Many mysterious questions about the current emergency remain unanswered. Blucher's investigation has shown that Air Force emergency teams which were sent in to assess the situation wore radiation badges and protective suits, but Bureau of Land Management smoke-jumpers were sent in unprotected. Meanwhile, Air Force spokespeople are saying there has been no radiation release at Burnt Mountain, but many of the Air Force's claims have already proven to be untrue. One colonel, for example, told Atoms & Waste early during the investigation that it was a "non-incident type thing" in which no damage was received even by the surrounding cables and electronic equipment. This is now known not to be true. Also of concern is that while it is said that the RTGS can withstand fire temperatures of 1350 degrees C for 30 minutes, potential damage from lower temperatures over longer periods of time is harder to assess.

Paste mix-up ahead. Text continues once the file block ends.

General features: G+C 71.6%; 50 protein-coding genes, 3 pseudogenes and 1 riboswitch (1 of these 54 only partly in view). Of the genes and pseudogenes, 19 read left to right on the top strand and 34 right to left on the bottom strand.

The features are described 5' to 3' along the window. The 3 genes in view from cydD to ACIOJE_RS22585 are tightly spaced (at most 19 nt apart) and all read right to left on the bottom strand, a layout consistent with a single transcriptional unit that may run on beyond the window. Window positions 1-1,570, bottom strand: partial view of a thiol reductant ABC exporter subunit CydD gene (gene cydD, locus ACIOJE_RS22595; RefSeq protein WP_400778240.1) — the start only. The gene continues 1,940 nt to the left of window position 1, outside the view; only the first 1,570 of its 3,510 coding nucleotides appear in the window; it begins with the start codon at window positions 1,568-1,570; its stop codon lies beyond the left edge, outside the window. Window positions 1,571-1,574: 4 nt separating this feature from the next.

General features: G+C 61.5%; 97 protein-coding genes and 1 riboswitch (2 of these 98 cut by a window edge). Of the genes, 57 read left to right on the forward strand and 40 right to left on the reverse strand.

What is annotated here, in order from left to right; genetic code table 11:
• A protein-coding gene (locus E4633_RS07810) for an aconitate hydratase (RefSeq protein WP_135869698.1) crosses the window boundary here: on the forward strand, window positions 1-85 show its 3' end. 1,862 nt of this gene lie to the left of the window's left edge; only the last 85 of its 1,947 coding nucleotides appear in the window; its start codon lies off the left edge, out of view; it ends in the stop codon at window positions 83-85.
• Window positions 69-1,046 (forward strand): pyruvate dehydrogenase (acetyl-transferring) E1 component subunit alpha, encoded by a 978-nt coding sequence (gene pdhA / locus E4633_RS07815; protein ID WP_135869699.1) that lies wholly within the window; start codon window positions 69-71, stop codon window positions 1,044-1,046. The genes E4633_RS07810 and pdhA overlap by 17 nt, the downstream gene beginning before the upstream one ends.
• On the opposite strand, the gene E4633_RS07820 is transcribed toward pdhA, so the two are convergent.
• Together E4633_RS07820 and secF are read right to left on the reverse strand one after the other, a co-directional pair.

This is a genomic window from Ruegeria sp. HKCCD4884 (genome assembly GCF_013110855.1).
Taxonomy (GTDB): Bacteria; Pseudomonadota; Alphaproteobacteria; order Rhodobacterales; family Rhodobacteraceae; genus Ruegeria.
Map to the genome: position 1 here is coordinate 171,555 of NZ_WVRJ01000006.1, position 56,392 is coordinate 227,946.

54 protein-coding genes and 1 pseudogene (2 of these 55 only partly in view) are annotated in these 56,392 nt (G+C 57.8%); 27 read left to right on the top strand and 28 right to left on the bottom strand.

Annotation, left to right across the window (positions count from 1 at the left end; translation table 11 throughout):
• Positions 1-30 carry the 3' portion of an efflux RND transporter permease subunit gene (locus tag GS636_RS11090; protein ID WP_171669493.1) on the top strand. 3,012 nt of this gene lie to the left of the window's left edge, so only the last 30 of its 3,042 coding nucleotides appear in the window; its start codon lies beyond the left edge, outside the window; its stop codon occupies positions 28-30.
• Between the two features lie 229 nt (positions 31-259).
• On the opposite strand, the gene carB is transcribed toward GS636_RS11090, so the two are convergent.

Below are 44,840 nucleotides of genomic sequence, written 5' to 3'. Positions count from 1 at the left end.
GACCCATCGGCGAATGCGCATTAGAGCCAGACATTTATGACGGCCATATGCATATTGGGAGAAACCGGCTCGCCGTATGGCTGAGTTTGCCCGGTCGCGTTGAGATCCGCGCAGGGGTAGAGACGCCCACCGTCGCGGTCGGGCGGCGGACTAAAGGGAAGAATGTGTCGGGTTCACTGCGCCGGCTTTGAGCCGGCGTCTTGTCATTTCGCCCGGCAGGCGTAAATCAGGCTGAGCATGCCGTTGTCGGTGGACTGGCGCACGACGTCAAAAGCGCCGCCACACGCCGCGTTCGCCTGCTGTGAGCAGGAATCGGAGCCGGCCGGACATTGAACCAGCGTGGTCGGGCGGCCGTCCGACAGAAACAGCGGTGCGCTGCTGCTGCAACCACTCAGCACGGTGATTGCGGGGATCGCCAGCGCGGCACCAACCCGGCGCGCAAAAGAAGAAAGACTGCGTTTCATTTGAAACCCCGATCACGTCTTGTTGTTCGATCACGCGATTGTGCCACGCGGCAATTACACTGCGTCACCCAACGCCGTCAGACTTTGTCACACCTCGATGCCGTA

The revelations from Point Hope and Burnt Mountain have resulted in concern and protest from the native people of the north, who have or-ganized widely in opposition to arctic nuclear experiments as far back as Project Chariot. In particular, Jonathon Solomon of the Alaska Porcupine Caribou Commission on 24 September wrote Alaska Senator Frank Murkowski with a request for an immediate radiation survey of Burnt Mountain and the immediate removal of all nuclear materials from the site. Solomon's letter represents the widespread sentiment of the Gwich'in people in the Burnt Mountain area.

Even beyond these concerns are two growing imperatives:

  1. to reverse the nuclear-military colonization of the Alaskan outback, and
  2. to establish a public-interest policy over the recycling of the byproducts of the arms race into proliferating applications like RTGs, irradiation facilities, and space-nuclear technology.

Source: From a draft version of an article by Kemp Houck to be published in the next Atoms & Waste (US).
Contact: Atoms & Waste, 310 Domer St. #1, Takoma Park, MD 20912; tel: +1 301 589 892; fax: 589 5894.